Woman Admitted To Hospital After Taking Ivermectin To Treat Covid-19
Ivermectin is often taken in small doses to treat parasite infestations like head lice.
However, despite prior warnings from health ministries, including Singapore’s Health Sciences Authority (HSA), a handful of people still believe the drug effectively tackles Covid-19.
Unfortunately, a Singaporean woman who took Ivermectin recently landed in the hospital due to the side effects.
According to her daughter’s Facebook post, the woman was convinced by 2 members of a Toa Payoh church who advised her not to take mRNA Covid-19 vaccines as it was against their religion.
The daughter wanted to raise awareness of the situation through her post and prevent people from taking the drug to treat Covid-19.
Churchgoers say mRNA Covid-19 vaccinations are against their religion
On Sunday (3 Oct), Vanessa Koh shared that her mother was hospitalised after taking Ivermectin to treat Covid-19.
Apparently, her mother was convinced by 2 individuals she met at a church that mRNA was against their religion.
According to the messages between her mother and the individuals, it seemed to have started in July this year.
After complaining about being tired of the pandemic, her mother received a message saying that mRNA vaccines are the work of Satan.
The same churchgoer then messaged her mother, saying Jesus himself would reach out to them directly if they were allowed to take such vaccinations.
The 2 churchgoers also mentioned that only Jesus could persuade them to take the vaccination.
More messages allude to the churchgoers insisting that Vanessa’s mother take Sinovac or Sinopharm vaccines as they weren’t mRNA-based.
The last message urges the mother to tell Vanessa,
Tell your daughter that it’s either Sinovac or Sinopharm and no other vaccines at all. Your choice, NOT hers!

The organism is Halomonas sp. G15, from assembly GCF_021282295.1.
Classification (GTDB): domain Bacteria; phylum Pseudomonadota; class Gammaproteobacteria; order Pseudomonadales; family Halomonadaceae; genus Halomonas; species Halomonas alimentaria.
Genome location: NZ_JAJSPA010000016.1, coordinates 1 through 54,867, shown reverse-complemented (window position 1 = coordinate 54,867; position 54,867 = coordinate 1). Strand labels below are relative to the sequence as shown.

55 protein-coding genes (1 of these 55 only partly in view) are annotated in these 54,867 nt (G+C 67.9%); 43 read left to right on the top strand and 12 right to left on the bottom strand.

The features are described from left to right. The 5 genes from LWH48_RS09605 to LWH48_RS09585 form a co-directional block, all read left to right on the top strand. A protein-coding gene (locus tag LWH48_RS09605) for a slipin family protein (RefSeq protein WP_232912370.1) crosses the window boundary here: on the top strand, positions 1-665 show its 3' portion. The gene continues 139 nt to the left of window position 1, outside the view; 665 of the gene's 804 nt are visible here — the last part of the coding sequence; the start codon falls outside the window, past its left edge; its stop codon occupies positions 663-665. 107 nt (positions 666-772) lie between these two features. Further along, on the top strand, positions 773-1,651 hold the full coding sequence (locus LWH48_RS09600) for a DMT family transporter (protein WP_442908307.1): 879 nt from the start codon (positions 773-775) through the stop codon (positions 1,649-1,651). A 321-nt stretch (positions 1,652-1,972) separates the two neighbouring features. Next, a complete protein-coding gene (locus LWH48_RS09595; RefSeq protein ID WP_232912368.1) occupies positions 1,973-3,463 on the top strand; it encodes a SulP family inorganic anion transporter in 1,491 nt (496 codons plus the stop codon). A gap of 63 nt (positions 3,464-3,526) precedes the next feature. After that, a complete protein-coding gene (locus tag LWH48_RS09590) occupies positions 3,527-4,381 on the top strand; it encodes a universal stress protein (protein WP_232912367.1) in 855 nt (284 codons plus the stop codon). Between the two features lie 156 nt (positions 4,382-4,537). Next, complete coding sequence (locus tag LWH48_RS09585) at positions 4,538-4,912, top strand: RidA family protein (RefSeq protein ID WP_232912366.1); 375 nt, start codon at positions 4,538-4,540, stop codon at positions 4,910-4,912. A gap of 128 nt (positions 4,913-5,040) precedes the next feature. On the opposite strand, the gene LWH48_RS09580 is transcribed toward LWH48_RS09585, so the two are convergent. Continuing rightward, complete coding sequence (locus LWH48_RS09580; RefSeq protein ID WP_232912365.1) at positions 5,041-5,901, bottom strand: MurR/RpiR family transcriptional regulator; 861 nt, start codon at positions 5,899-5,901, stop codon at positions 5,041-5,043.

Woman hospitalised after consuming Ivermectin
Eventually, it seems that the woman was convinced that Ivermectin was the way to go to protect herself from Covid-19.
On 12 Aug, the woman received messages from another individual who could get Ivermectin for a low price. However, the woman was also advised to not tell anyone about it.
About 18 days later, the woman received the Ivermectin she had ordered.
She also received guidelines on the drug’s dosage based on her body weight.
Unfortunately, the woman experienced various symptoms, which are side effects of consuming the drugs:
- Vomiting and nausea
- Loss of appetite
- Severe joint pain
- Inability to walk and stand
In the end, she was rushed to the hospital.
The doctors were puzzled as to why the woman was convinced to take the drugs.
Woman’s daughter advises public not to take Ivermectin
The woman’s daughter decided to spread awareness about her mother’s situation as she did not want anyone to go through the same thing.
She urged all members of the public to listen to medical experts instead of doing their own research on the web.
Vanessa stressed that individuals should discuss with family members instead of listening to advice from their friends who wouldn’t be there if anything happened.
Furthermore, she felt that such behaviour from unqualified individuals is disrespectful towards medical professionals who do their best to fight the virus.
Upon queries from MS News, Vanessa revealed that the 2 churchgoers still send her mother messages and call 3 times a day. Vanessa hopes they will stop calling and introducing such a “wayward lifestyle” to her mother.
Her Facebook post was an attempt to call them out on their behaviour as she felt it was too much.
MS News has reached out to the church for comments and will update the article accordingly when they get back.
Speedy recovery to the woman
Though many have been experiencing pandemic fatigue, they should not listen to advice from non-medical experts as it could cause more harm.
We hope the woman will have a speedy recovery so that she may be discharged and reunite with her loved ones.
As for the rest of us, do stay informed with credible news sources and health authorities instead of attempting to self-medicate.
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Featured image adapted from Vanessa Koh Wan Ling on Facebook.
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